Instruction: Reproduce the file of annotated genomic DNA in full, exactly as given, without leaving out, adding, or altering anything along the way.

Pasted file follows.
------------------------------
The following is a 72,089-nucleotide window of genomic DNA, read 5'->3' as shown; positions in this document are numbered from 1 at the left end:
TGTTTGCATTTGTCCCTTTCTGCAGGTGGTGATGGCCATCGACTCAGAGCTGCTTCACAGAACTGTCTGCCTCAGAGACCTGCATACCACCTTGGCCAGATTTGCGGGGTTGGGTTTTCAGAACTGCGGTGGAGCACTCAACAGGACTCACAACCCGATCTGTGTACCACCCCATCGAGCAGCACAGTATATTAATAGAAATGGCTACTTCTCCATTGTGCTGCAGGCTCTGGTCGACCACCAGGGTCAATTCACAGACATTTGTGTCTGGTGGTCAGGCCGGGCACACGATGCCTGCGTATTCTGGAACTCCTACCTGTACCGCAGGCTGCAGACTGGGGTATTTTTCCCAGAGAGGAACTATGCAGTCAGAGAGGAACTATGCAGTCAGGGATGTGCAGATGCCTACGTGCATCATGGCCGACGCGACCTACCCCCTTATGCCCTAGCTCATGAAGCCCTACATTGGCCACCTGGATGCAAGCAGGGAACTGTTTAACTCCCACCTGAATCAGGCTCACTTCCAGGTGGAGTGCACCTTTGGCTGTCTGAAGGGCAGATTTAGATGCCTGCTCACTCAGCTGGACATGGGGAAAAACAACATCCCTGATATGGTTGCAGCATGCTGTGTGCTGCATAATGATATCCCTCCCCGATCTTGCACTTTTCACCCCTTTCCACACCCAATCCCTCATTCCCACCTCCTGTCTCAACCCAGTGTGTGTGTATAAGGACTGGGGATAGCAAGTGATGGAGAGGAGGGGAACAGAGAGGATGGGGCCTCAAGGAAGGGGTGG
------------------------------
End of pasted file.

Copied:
The following is a 72,089-nucleotide window of genomic DNA, read 5'->3' as shown; positions in this document are numbered from 1 at the left end:
TGTTTGCATTTGTCCCTTTCTGCAGGTGGTGATGGCCATCGACTCAGAGCTGCTTCACAGAACTGTCTGCCTCAGAGACCTGCATACCACCTTGGCCAGATTTGCGGGGTTGGGTTTTCAGAACTGCGGTGGAGCACTCAACAGGACTCACAACCCGATCTGTGTACCACCCCATCGAGCAGCACAGTATATTAATAGAAATGGCTACTTCTCCATTGTGCTGCAGGCTCTGGTCGACCACCAGGGTCAATTCACAGACATTTGTGTCTGGTGGTCAGGCCGGGCACACGATGCCTGCGTATTCTGGAACTCCTACCTGTACCGCAGGCTGCAGACTGGGGTATTTTTCCCAGAGAGGAACTATGCAGTCAGAGAGGAACTATGCAGTCAGGGATGTGCAGATGCCTACGTGCATCATGGCCGACGCGACCTACCCCCTTATGCCCTAGCTCATGAAGCCCTACATTGGCCACCTGGATGCAAGCAGGGAACTGTTTAACTCCCACCTGAATCAGGCTCACTTCCAGGTGGAGTGCACCTTTGGCTGTCTGAAGGGCAGATTTAGATGCCTGCTCACTCAGCTGGACATGGGGAAAAACAACATCCCTGATATGGTTGCAGCATGCTGTGTGCTGCATAATGATATCCCTCCCCGATCTTGCACTTTTCACCCCTTTCCACACCCAATCCCTCATTCCCACCTCCTGTCTCAACCCAGTGTGTGTGTATAAGGACTGGGGATAGCAAGTGATGGAGAGGAGGGGAACAGAGAGGATGGGGCCTCAAGGAAGGGGTGG